My husband is one of those natural leaders. People listen to what he says and mostly do what he says. My niece, who needs a tetanus shot after cutting herself the other day, just said to me, “Well, Uncle is my go to about medical advice.” Mind you, my husband is not a doctor. I also gave my niece the very same advice before my husband weighed in (obviously I am not a doctor either) but it was my husband’s voice that motivated her and who she nows gives credit to. Its fine. It happens a lot. I’m just happy she is taking care of herself. But, her uncle does have that voice that people listen to (and it only helps that it is deep and smooth—a good late-night radio voice).
My husband also has the true quality that all great leaders should have, he is very ethical. He will always do the right thing. He plays by the rules. This makes me feel like an evil doer sometimes because unlike me, he will never even buy bootleg copies of movies. He also will only use one coupon in Bed Bath & Beyond and only if it is not expired.
During this discussion last night, I realized what guest would be joining Day 25 of our POETRY Celebration, O Captain! My Captain! by Walt Whitman.
Americans should all know this poem. Whitman born in New York, spent much of his time in D.C. where, supposedly, he passed President Abraham Lincoln on the street often. Whitman had a great admiration for this leader and all he stood for. He also admired Lincoln’s work ethics. He supposedly said he would see Lincoln’s candle burning bright as he worked well into the nights.
Whitman, an anti-slavery advocate, wanted to assist his leader however he could. He volunteered as a nurse to help the wounded soldiers during the Civil War. When the war was won, Whitman was thrilled. Five days later he was shocked and saddened when his beloved president was assassinated.
He caught these mixed feelings in his famous poem:
O Captain! My Captain!
O Captain! my Captain! our fearful trip is done,
The ship has weather’d every rack, the prize we sought is won,
The port is near, the bells I hear, the people all exulting,
While follow eyes the steady keel, the vessel grim and daring;
But O heart! heart! heart!
O the bleeding drops of red,
Where on the deck my Captain lies,
Fallen cold and dead.
O Captain! my Captain! rise up and hear the bells;
Rise up—for you the flag is flung—for you the bugle trills,
For you bouquets and ribbon’d wreaths—for you the shores a-crowding,
For you they call, the swaying mass, their eager faces turning;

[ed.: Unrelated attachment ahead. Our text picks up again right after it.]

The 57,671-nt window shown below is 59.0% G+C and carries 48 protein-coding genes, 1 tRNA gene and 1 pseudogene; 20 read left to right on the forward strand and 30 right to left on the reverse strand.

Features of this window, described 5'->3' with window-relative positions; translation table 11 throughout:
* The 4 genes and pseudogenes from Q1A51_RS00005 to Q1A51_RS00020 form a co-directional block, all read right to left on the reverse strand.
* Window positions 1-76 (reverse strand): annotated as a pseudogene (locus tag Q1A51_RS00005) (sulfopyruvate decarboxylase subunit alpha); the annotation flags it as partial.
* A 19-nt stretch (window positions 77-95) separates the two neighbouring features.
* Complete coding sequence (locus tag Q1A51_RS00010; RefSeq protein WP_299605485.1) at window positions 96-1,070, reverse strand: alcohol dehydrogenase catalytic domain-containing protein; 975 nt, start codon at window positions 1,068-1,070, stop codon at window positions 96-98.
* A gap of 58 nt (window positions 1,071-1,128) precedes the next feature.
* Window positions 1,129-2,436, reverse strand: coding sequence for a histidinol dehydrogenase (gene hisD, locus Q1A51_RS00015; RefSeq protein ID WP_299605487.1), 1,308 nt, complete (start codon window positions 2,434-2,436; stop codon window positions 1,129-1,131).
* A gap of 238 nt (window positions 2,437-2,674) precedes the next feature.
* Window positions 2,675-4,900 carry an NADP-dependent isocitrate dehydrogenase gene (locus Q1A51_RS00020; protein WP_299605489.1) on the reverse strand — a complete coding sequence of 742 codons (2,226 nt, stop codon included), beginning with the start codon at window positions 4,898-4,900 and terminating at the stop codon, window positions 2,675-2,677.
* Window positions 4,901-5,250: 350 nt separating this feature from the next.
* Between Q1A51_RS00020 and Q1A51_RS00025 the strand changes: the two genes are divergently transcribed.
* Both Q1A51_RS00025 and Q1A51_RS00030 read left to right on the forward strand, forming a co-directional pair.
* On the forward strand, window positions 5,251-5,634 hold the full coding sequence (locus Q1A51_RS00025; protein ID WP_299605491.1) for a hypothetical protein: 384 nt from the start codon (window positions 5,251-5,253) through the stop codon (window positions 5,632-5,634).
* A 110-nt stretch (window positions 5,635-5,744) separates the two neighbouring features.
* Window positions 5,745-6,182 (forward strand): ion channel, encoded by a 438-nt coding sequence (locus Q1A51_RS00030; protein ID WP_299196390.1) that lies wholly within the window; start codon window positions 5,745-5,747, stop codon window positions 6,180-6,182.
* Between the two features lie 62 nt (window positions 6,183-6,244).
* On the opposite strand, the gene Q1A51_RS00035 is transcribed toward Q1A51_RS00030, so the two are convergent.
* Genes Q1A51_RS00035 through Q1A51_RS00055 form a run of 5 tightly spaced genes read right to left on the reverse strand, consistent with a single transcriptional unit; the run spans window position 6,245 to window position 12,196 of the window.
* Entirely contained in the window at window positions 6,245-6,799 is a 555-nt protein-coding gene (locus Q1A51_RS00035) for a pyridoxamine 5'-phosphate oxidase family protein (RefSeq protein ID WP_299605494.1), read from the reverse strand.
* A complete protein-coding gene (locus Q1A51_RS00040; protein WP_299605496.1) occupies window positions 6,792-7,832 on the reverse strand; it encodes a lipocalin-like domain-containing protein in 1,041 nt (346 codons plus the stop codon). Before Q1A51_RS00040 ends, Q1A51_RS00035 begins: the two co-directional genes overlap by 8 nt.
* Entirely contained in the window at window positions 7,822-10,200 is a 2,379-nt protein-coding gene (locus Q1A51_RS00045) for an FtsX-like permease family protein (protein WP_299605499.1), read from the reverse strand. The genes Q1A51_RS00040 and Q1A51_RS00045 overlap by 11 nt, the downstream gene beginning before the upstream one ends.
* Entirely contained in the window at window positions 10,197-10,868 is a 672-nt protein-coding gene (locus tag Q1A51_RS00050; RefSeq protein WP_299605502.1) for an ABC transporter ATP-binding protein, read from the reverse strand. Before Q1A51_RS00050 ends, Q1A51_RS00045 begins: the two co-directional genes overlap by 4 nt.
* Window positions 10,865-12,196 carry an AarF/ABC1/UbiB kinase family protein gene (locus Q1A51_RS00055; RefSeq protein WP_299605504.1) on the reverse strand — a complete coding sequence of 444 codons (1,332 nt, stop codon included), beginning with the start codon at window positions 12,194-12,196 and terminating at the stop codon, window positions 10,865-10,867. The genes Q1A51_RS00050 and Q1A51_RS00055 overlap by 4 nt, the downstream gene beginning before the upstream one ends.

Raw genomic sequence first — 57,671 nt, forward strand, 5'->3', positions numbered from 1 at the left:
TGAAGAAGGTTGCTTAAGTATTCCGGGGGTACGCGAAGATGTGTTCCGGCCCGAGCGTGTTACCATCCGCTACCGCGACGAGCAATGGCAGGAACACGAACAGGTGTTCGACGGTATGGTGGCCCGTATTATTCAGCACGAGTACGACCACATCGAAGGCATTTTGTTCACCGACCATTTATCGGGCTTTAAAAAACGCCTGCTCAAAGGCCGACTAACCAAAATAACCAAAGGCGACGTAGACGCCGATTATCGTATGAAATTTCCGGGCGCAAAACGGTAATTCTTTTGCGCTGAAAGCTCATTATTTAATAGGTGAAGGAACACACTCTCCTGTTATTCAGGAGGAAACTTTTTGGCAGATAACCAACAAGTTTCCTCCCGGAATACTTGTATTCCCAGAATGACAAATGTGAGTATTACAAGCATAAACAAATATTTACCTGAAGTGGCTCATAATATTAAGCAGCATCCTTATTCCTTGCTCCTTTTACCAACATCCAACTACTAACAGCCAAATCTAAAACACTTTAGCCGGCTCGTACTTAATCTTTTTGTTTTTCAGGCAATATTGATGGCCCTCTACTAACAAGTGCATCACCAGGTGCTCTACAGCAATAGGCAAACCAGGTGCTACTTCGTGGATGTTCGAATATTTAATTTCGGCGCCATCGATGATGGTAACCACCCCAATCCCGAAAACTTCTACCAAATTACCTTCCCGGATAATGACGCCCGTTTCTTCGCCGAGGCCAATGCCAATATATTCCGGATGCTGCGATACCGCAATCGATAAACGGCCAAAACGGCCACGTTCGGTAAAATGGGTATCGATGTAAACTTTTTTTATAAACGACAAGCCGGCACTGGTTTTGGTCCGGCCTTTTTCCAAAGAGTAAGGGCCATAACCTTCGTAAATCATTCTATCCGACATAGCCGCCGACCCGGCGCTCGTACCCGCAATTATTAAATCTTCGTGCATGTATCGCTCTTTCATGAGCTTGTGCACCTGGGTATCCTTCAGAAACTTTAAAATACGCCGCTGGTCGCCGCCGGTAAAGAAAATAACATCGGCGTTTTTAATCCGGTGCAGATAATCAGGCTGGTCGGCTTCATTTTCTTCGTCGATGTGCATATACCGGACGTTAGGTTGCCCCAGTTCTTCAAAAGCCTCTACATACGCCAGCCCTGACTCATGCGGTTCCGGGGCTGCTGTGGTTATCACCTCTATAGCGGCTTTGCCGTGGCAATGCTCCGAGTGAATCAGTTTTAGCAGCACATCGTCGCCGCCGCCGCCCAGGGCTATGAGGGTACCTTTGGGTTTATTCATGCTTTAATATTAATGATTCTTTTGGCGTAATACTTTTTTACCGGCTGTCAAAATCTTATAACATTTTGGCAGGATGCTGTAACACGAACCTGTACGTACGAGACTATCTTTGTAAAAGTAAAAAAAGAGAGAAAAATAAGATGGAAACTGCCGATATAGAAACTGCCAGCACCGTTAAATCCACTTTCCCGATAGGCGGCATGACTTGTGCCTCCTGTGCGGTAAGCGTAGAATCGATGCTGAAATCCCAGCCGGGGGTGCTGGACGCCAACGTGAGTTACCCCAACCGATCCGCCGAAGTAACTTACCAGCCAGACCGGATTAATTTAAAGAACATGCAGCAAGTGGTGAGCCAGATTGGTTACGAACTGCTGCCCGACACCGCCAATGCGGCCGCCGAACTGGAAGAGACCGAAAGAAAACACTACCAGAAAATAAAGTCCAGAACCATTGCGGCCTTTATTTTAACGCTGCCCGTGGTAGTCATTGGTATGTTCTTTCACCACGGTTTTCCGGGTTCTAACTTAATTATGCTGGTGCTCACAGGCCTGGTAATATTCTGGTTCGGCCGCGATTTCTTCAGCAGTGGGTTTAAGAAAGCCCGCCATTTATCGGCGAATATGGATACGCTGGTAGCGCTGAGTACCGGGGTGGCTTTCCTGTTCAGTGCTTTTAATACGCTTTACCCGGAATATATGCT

Here Captain! dear father!
This arm beneath your head!
It is some dream that on the deck,
You’ve fallen cold and dead.
My Captain does not answer, his lips are pale and still,
My father does not feel my arm, he has no pulse nor will,
The ship is anchor’d safe and sound, its voyage closed and done,
From fearful trip the victor ship comes in with object won;
Exult O shores, and ring O bells!
But I with mournful tread,
Walk the deck my Captain lies,
Fallen cold and dead.
The speaker has faithfully followed and fought for his captain and although they return victorious, he is mournful when he finds his captain dead. This devotion to a leader is what we often lack in America now. The speaker, like Whitman, trusted and admired their captain, their president in a way that seems odd to our country now, but it is something we should aspire to.
Taking this beyond America, many of us can relate on a different level to a coach, mentor, teacher, boss, etc. That leader that we know will fight for our best interests and so we happily rise up with him/her.
Dead Poet’s Society made this poem even more popular when the students stood up on their desks and paid tribute to their beloved teacher after he was fired. This scene, in my mind, is the way the poem should be recited. It’s a poem that should be sung from the mountain tops or desk tops. It calls for us to raise ourselves up and celebrate the victories of our leaders when they do something beneficial for us. Our height and our praise should be towering.
So think about those who have helped steer you towards your accomplishments in life, when you read this poem. And if you are lucky enough to still have your Captain here, “Rise up” and let them know, “for you the bugle trills.”
I’ll be snuggling next to my Captain tonight. “But O heart! heart! heart!”